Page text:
Today is a big day for new music - Arca, Plaitum, The New Pornographers, and many more have dropped some great records - but we've picked out five that you can't afford to miss.
Why you have to listen to it: Father John Misty may only be another album (and/or a few tweets) away from becoming a parody of himself, but for now Pure Comedy is another elongated and extensive example of Misty’s intense outlook on cliché, contradictory, and conceived contemporary life... the more you consider the deliberate indifference towards irony in Misty’s work, the more it feels like he’s letting you in on the joke.
Why you have to listen to it: With their debut album, Love in the 4th Dimension, The Big Moon have captured lightning in a bottle. It’s an album that brings back that giddy feeling of finding a band that’s just pure fun to listen to. There’s no pretension here. In fact, it’s an album that embraces its imperfections and makes it part of the DNA.
Why you have to listen to it: The Far Field, though closely related to Singles, is a far more introspective work than its predecessor. Not that Future Islands have displayed any particular aversion to self-examination in the past – their discography bursts with keenly-observed parables of love, family, and heartbreak – but on this record, Herring’s anxieties are more eloquently expressed in his lyrics and more sympathetically framed by Gerrit Welmers and William Cashion’s instrumental arrangements than ever before.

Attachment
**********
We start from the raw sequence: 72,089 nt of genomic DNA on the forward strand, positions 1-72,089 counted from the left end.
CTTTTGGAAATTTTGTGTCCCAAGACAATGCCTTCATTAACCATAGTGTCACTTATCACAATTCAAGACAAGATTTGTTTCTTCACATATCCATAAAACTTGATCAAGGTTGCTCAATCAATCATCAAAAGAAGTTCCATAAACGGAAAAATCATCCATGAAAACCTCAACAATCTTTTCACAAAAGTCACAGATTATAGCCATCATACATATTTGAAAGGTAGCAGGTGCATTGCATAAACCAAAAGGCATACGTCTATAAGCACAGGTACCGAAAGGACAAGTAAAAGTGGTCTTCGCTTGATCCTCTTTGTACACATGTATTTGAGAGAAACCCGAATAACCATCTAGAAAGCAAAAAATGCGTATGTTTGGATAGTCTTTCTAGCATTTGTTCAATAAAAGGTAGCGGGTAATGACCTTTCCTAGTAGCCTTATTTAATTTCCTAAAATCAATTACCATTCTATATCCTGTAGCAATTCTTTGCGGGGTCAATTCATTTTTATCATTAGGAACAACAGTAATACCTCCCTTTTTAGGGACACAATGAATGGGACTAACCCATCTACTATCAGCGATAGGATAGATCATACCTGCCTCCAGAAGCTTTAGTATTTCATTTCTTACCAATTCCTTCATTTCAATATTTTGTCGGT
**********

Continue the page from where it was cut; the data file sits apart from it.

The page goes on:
Why you have to listen to it: Unlike his scattershot debut, Joey Bada$$' second effort possess a palpable sense of focus. Unlike so many modern hip-hop albums, ALL AMERIKKKAN BADA$$ clocks in at under 50 minutes. It’s concise and straight-to-the-point, with no signs of over-indulgence. In short, it’s the album fans of the New York rapper always knew he was capable of making. All hail King Joey.
Why you have to listen to it: For all the intoxicating fun Swear I’m Good At This captures, there’s a real intimacy to the record which strikes deep. That mix of fun and feelings is something Diet Cig's Alex Luciano has talked a lot about: being punk, being defiant, and standing up for what you believe in while also allowing yourself to still feel and understand your feelings. Here you fully understand what she is talking about. It’s an album of trying to find your way and figure out who you are through all the awkward mishaps, shitty relationships, and fear of looming adulthood that teenage life and your early 20s brings.